The Tynomai nodded and waved them to follow her through a darkened doorway.  After the initial darkness it opened up into a surprisingly well lit, but narrow passage that slanted downwards a ways before leveling out.  They were followed by three of the stable hands before the door shut behind them.

"What do you think they'll do with us?"  Shinkir whispered to Kri, who was ahead of her.

"I've no idea.  We'll have to meet this Kisday and see."

The passageway slanted upwards again and ended in a door, their guide opened it and allowed them in.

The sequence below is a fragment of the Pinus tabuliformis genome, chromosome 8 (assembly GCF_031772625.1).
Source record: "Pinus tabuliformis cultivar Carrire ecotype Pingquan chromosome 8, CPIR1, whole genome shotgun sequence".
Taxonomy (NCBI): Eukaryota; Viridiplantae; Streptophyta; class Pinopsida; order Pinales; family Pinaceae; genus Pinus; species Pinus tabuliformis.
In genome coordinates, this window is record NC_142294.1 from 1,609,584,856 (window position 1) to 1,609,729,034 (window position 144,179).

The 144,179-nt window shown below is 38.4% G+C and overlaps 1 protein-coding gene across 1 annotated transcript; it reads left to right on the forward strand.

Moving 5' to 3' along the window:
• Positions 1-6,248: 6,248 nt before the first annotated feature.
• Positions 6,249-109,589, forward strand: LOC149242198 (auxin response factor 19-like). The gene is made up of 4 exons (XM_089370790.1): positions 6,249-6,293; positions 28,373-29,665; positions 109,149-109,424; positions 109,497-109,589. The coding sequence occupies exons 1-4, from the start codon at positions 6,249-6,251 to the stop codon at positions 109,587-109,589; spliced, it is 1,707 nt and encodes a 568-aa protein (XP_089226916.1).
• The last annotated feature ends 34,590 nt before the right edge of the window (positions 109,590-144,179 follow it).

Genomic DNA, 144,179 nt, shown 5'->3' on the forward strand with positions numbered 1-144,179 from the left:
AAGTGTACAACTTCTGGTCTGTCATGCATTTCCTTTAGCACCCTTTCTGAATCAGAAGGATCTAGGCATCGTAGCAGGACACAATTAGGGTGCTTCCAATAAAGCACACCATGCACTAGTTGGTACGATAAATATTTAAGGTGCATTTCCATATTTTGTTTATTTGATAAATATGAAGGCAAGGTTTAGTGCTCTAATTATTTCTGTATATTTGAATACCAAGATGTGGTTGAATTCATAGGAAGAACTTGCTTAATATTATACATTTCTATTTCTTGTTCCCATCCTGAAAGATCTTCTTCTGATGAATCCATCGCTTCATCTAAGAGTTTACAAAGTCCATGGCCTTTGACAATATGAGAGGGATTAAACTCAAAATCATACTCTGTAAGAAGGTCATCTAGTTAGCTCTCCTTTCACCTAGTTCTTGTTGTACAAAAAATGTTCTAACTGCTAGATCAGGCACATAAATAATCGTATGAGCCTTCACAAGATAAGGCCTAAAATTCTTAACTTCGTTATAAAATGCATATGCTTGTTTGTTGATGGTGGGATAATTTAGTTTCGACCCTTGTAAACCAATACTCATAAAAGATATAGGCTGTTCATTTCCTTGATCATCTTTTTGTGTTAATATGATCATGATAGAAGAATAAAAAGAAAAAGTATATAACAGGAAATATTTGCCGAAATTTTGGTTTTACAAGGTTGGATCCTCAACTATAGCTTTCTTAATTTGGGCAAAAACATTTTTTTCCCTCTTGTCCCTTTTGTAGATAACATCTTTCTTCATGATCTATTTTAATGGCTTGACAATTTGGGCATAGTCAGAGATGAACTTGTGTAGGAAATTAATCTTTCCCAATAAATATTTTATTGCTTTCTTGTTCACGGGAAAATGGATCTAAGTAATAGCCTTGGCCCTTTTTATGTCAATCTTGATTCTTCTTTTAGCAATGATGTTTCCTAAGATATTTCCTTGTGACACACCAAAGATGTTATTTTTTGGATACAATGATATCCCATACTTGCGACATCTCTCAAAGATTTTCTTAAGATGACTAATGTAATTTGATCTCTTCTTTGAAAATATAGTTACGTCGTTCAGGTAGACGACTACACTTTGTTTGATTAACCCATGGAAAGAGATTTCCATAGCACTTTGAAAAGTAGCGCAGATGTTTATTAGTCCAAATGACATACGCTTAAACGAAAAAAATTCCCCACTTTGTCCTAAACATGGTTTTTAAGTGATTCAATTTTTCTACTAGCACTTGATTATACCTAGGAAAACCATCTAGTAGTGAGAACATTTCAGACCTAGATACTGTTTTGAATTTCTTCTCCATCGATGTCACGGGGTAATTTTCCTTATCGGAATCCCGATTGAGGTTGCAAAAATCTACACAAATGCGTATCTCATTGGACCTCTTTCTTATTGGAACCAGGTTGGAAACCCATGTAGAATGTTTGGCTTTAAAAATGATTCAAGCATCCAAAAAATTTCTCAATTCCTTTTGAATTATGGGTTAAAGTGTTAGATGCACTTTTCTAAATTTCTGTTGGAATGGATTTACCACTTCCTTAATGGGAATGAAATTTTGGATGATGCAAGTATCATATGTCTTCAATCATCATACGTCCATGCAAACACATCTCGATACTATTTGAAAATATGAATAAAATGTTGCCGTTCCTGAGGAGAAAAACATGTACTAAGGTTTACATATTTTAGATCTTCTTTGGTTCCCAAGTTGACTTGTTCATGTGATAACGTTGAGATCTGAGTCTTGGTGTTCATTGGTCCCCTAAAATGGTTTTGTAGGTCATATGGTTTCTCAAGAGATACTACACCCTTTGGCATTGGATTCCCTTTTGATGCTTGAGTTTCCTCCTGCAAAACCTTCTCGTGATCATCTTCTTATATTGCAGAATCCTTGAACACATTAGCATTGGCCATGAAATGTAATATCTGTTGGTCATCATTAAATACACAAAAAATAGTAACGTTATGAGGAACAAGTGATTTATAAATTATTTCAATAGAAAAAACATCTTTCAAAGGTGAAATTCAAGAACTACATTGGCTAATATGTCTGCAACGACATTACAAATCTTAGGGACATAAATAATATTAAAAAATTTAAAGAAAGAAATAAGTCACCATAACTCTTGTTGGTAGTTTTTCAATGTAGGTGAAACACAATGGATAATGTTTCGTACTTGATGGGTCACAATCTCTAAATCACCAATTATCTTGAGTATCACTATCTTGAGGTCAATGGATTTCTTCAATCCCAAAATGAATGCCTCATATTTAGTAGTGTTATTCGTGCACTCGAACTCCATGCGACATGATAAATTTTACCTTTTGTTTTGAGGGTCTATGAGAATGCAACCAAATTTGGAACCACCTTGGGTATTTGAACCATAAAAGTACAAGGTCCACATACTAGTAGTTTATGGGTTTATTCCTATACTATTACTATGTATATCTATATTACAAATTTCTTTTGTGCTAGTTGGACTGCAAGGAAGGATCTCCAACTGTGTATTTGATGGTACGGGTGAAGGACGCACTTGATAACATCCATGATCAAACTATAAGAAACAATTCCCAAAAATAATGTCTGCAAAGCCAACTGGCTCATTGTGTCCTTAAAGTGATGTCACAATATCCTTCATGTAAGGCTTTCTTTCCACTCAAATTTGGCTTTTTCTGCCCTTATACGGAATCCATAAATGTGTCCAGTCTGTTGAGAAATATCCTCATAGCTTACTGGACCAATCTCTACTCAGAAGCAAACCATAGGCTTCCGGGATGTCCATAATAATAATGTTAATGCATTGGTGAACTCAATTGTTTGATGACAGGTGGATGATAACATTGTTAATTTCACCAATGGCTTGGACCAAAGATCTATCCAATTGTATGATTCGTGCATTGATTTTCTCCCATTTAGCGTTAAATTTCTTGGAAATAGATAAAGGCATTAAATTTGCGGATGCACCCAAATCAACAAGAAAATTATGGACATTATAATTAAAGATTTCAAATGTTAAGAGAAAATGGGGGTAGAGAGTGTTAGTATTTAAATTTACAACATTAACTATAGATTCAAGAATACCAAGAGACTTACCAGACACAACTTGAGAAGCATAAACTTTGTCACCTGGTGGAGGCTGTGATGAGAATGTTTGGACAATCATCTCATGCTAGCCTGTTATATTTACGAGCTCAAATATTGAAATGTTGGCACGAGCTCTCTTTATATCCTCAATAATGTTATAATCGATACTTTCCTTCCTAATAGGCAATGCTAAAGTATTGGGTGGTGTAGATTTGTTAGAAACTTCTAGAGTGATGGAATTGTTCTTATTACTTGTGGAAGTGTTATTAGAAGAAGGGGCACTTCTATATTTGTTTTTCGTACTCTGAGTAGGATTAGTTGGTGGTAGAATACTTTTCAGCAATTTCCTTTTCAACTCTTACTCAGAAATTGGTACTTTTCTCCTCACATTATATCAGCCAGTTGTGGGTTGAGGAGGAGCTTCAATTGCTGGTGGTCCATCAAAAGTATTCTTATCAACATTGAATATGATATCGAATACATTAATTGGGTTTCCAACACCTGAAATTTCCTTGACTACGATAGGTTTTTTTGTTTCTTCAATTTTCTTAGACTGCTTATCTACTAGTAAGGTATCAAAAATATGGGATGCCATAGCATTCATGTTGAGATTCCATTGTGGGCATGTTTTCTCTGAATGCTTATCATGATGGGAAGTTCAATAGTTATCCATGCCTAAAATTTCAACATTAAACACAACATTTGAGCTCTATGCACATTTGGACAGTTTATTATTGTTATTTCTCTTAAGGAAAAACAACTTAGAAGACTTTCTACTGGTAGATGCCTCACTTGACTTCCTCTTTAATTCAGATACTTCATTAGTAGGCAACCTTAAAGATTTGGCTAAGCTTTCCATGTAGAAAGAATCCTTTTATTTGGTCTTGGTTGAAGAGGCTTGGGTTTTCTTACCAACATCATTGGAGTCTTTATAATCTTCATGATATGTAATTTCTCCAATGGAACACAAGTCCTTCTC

"I will see you in the morning."  The Tynomai bowed out, followed closely by the stable hands. The two Shabenay blinked after them as the door shut and a lock clicked.

Shinkir and Kri looked first at each other and then at their surroundings.  The room was quite large, but sparsely furnished.  Two beds lined one wall and two dressers the other.  A small table stood above two stools and held a pile of food that took the pairŐs full attention.  Any thoughts of what their situation might mean were temporarily banished at the chance of a descent meal, which they ate silently, but speedily before crashing, exhausted, on the beds.